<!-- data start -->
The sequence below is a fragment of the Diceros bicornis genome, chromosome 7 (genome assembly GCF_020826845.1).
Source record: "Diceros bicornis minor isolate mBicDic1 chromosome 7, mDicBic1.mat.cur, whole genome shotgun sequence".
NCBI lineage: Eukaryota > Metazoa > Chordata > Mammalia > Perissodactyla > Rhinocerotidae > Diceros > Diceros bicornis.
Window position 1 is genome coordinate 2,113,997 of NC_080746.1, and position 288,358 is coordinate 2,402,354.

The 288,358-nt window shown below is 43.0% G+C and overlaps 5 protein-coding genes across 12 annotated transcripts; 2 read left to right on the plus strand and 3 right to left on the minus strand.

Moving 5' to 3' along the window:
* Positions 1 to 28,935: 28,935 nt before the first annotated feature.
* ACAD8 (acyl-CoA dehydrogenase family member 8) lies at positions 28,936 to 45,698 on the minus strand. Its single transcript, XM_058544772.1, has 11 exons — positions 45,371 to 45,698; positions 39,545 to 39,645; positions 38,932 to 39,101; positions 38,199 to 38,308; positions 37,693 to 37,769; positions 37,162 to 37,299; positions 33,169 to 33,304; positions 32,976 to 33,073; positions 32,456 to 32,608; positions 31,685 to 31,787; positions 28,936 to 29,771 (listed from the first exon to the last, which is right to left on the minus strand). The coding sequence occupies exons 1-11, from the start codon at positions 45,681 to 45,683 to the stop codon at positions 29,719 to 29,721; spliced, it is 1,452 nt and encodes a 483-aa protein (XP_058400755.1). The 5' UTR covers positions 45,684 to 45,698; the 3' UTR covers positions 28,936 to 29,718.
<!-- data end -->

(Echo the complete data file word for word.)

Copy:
The sequence below is a fragment of the Diceros bicornis genome, chromosome 7 (genome assembly GCF_020826845.1).
Source record: "Diceros bicornis minor isolate mBicDic1 chromosome 7, mDicBic1.mat.cur, whole genome shotgun sequence".
NCBI lineage: Eukaryota > Metazoa > Chordata > Mammalia > Perissodactyla > Rhinocerotidae > Diceros > Diceros bicornis.
Window position 1 is genome coordinate 2,113,997 of NC_080746.1, and position 288,358 is coordinate 2,402,354.

The 288,358-nt window shown below is 43.0% G+C and overlaps 5 protein-coding genes across 12 annotated transcripts; 2 read left to right on the plus strand and 3 right to left on the minus strand.

Moving 5' to 3' along the window:
* Positions 1 to 28,935: 28,935 nt before the first annotated feature.
* ACAD8 (acyl-CoA dehydrogenase family member 8) lies at positions 28,936 to 45,698 on the minus strand. Its single transcript, XM_058544772.1, has 11 exons — positions 45,371 to 45,698; positions 39,545 to 39,645; positions 38,932 to 39,101; positions 38,199 to 38,308; positions 37,693 to 37,769; positions 37,162 to 37,299; positions 33,169 to 33,304; positions 32,976 to 33,073; positions 32,456 to 32,608; positions 31,685 to 31,787; positions 28,936 to 29,771 (listed from the first exon to the last, which is right to left on the minus strand). The coding sequence occupies exons 1-11, from the start codon at positions 45,681 to 45,683 to the stop codon at positions 29,719 to 29,721; spliced, it is 1,452 nt and encodes a 483-aa protein (XP_058400755.1). The 5' UTR covers positions 45,684 to 45,698; the 3' UTR covers positions 28,936 to 29,718.